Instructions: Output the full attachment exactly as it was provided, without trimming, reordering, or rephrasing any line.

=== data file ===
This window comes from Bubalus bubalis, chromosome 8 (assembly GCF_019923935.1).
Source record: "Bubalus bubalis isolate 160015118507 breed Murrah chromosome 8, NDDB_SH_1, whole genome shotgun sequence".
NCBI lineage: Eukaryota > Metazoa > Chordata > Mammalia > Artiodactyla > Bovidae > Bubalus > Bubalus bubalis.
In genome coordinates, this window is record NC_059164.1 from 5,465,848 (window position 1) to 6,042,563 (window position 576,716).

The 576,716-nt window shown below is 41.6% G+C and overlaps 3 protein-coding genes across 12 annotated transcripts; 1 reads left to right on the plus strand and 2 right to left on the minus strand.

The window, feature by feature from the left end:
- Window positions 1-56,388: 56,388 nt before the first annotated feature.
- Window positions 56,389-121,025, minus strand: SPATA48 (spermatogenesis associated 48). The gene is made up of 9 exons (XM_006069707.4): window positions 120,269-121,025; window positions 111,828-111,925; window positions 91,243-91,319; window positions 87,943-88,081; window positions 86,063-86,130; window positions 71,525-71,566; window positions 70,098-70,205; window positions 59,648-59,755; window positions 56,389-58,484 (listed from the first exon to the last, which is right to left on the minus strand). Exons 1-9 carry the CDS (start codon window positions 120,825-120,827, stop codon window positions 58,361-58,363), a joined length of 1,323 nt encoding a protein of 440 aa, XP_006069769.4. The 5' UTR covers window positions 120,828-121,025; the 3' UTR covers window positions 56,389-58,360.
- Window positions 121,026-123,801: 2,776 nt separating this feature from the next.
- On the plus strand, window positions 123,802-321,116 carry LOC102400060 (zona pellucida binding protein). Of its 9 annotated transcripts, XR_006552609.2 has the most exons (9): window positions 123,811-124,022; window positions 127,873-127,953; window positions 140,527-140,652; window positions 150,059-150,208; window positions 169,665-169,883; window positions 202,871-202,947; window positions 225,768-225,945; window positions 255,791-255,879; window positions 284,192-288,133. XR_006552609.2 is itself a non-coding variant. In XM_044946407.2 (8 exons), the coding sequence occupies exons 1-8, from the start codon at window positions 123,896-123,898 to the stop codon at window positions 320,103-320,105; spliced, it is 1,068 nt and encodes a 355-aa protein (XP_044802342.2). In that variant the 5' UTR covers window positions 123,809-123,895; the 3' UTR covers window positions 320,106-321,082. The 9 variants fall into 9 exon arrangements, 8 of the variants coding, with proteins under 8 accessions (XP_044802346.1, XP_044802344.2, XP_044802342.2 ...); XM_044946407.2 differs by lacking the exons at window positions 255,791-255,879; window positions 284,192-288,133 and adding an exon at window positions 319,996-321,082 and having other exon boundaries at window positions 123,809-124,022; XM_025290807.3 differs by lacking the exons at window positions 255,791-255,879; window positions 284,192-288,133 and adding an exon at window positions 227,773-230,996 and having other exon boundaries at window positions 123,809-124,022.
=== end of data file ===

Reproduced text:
This window comes from Bubalus bubalis, chromosome 8 (assembly GCF_019923935.1).
Source record: "Bubalus bubalis isolate 160015118507 breed Murrah chromosome 8, NDDB_SH_1, whole genome shotgun sequence".
NCBI lineage: Eukaryota > Metazoa > Chordata > Mammalia > Artiodactyla > Bovidae > Bubalus > Bubalus bubalis.
In genome coordinates, this window is record NC_059164.1 from 5,465,848 (window position 1) to 6,042,563 (window position 576,716).

The 576,716-nt window shown below is 41.6% G+C and overlaps 3 protein-coding genes across 12 annotated transcripts; 1 reads left to right on the plus strand and 2 right to left on the minus strand.

The window, feature by feature from the left end:
- Window positions 1-56,388: 56,388 nt before the first annotated feature.
- Window positions 56,389-121,025, minus strand: SPATA48 (spermatogenesis associated 48). The gene is made up of 9 exons (XM_006069707.4): window positions 120,269-121,025; window positions 111,828-111,925; window positions 91,243-91,319; window positions 87,943-88,081; window positions 86,063-86,130; window positions 71,525-71,566; window positions 70,098-70,205; window positions 59,648-59,755; window positions 56,389-58,484 (listed from the first exon to the last, which is right to left on the minus strand). Exons 1-9 carry the CDS (start codon window positions 120,825-120,827, stop codon window positions 58,361-58,363), a joined length of 1,323 nt encoding a protein of 440 aa, XP_006069769.4. The 5' UTR covers window positions 120,828-121,025; the 3' UTR covers window positions 56,389-58,360.
- Window positions 121,026-123,801: 2,776 nt separating this feature from the next.
- On the plus strand, window positions 123,802-321,116 carry LOC102400060 (zona pellucida binding protein). Of its 9 annotated transcripts, XR_006552609.2 has the most exons (9): window positions 123,811-124,022; window positions 127,873-127,953; window positions 140,527-140,652; window positions 150,059-150,208; window positions 169,665-169,883; window positions 202,871-202,947; window positions 225,768-225,945; window positions 255,791-255,879; window positions 284,192-288,133. XR_006552609.2 is itself a non-coding variant. In XM_044946407.2 (8 exons), the coding sequence occupies exons 1-8, from the start codon at window positions 123,896-123,898 to the stop codon at window positions 320,103-320,105; spliced, it is 1,068 nt and encodes a 355-aa protein (XP_044802342.2). In that variant the 5' UTR covers window positions 123,809-123,895; the 3' UTR covers window positions 320,106-321,082. The 9 variants fall into 9 exon arrangements, 8 of the variants coding, with proteins under 8 accessions (XP_044802346.1, XP_044802344.2, XP_044802342.2 ...); XM_044946407.2 differs by lacking the exons at window positions 255,791-255,879; window positions 284,192-288,133 and adding an exon at window positions 319,996-321,082 and having other exon boundaries at window positions 123,809-124,022; XM_025290807.3 differs by lacking the exons at window positions 255,791-255,879; window positions 284,192-288,133 and adding an exon at window positions 227,773-230,996 and having other exon boundaries at window positions 123,809-124,022.